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Be honest. When you working up a new load do you start at the bottom, or somwhere else??
 

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I start at the bottom when I have a completely new set up. When I just change a component like Joe's 150 grain SP for Bob's 150 grain SP I will always back off, but may not go all the way back to the bottom. Depends on a lot of factors. Bad practice, but there it is.
 

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I know, I know, I shouldn't do it this way but if there is a 5 grain spread between the min. and the max. I will start about 1 1/2 grains above the min. and go from there. :roll:
 

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Its called a starting load for a reason.
 

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Depends, just like everything else.

You betcha I start low and work up when I am working with a high pressure cartridge in a new gun.Might start halfway up when I am working with a gun that has given predicted results with a couple of other loads. Might not bother to change at all when when I am just opening a new can of powder for a proven load that is a couple of grains under book max.

For a lot of stuff, the notion of working up is plain silly. We simply do not have a means to read pressures under 30k psi. The usual signs don't work at those low levels. For those, I will load any charge listed in several manual that is within the acceptable range. Any working up I do is for accuracy only.
 

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I have seen where an identical caliber/bullet combination max load is the start load in another manual. I usually split the difference and start in the middle unless it is a caliber I am unfamiliar with or a type or brand of powder I haven't used. I will start just above minimum and load 5 or 10 rounds and fire them across the chronograph to see if the load infomation is anywhere in the ballpark, and then go from there.
 

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For me, it depends on the cartridge. Fir example, if it was one of the new wonder rounds like the .300 WSM, there's a good chance I'd start with the ebginning load or no more that one grain above the starting load. With a cartridge that is known to not be loaded to it's full potential, I'll usually start in the middle, or maybe a grain higher than the missle load. cartridges such as the .257 Robt., 7x57 Mauser and 30-06 immediately come to mind, as they were originally chambered in weak guns.
Have you ever wondered that if a Remington 700, Winchester M70 or Ruger 77 can be chambered to a .300 magnum at 60,000 plus PSI, but the same gun in 30-06 is only loaded to about 50,000 PSI? Is the gun chambered to the 30-06 made of weaker material? I think not. So the problem becomes the lack of modern data for use in a MODERN rifle.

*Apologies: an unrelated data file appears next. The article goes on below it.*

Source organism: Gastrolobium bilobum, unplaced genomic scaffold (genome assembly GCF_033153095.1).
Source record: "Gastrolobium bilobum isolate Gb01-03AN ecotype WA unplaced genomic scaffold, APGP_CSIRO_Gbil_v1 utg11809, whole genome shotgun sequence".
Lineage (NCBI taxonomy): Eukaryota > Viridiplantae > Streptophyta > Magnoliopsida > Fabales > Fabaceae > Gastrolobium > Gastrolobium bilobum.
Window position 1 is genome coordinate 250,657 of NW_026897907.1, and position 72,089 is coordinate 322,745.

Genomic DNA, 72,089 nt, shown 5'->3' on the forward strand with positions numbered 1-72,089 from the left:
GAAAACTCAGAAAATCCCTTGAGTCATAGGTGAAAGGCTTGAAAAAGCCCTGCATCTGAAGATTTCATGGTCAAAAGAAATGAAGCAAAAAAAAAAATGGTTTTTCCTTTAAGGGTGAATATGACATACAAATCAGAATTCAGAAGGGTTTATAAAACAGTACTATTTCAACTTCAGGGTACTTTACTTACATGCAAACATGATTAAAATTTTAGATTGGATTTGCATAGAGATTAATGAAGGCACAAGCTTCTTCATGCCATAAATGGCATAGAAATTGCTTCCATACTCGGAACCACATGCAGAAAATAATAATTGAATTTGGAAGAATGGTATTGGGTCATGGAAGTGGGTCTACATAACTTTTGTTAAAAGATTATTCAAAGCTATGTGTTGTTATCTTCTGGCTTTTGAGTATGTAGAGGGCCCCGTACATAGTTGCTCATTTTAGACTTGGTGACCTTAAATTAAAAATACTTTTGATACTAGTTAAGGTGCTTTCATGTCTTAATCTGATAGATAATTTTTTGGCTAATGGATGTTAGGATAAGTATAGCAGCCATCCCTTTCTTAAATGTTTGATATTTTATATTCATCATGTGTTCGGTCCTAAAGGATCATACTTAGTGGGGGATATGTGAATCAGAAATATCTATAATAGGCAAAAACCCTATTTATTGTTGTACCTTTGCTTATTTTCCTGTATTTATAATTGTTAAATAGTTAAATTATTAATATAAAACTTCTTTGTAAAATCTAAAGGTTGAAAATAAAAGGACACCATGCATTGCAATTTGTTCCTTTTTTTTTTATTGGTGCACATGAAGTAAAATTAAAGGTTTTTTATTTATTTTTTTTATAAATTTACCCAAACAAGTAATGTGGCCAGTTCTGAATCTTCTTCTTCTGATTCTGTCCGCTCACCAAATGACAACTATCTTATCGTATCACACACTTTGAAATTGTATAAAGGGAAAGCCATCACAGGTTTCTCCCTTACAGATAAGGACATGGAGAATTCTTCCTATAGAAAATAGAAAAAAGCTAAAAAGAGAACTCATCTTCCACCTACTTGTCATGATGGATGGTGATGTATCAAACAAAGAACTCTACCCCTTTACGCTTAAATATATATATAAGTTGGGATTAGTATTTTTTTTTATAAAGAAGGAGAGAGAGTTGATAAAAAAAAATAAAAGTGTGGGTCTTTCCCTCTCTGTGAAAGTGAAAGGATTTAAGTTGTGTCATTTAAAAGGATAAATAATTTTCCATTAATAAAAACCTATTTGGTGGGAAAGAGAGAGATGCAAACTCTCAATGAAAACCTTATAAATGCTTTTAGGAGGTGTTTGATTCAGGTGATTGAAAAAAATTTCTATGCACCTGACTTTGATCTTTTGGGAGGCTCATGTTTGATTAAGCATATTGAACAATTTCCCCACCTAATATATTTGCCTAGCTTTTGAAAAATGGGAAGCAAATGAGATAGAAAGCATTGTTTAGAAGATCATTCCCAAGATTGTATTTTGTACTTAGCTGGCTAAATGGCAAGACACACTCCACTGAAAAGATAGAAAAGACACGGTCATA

I certainly will not pass on data for loads I've worked up for some of the above mentioned rounds, but I will admit to getting 2880 FPS safely from a 7x57 Mauser in a Winchester m70 with 22" barrel. Nearly 2800 FPS with 180 gr. bullets in the 30-06, and 2550 FPS from 22" barrelled .35 Whelens. All these loads were worked up in late model modern rifles, strictly as an experiment and for limited use in the hunting fields. They're not for plinking or general target practice.
Do I suggest that anyone copy or use my line of thought? Not at all. I do this for my personal edification and to satisfy an innate curiosity as to the full potential of certain underloaded cartridges.
Paul B.
 

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I always start with the minimum load (10% below max) and shoot a minimum of 10 out of 20 rounds through the chrony. If the results are within reasonable range of the listed performance, I go to the next load.

Why should I end this re-incarnation early by not following the guidelines? :p

Tom
 

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I usually start just above the bottom, and had good success.........except when I started loading for the 357 Max. After many tries to find an accurate load, I finally tried the "min" load, and wouldn't you know.......the thing shoots great! So I gave up about 150FPS, but at least I can hit what I'm aimming at! :wink: Any new calibers I will start at the bottom!
 

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Like some of the other reloaders here, I start just above the bottom with a modern firearm not of a weak design, if it's a new rig for me. I like finding the real potential of a caliber, then I fine tune for accuracy. I like to find two accuracy levels for each caliber. One low speed for plinking or letting my kids shoot, and one full throttle load for hunting. I usually find my full throttle performer to be .5 to 1 grain or so below the max posted in some manuals. All manuals seem to be quite different so the information in them needs to be compared and considered whole heartedly. With the pressure reading equipment that is used in developing the data, the findings can't be ignored, but I have always found that the max loadings can be exceded in most cases. Sometimes by a good bit. Careful experimentation is a must though. I do not reccomend anyone doing this. I do it for my own satisfaction of finding out what my firearm will do and how the speed affects the accuracy and the cases, primers, and so forth.
 
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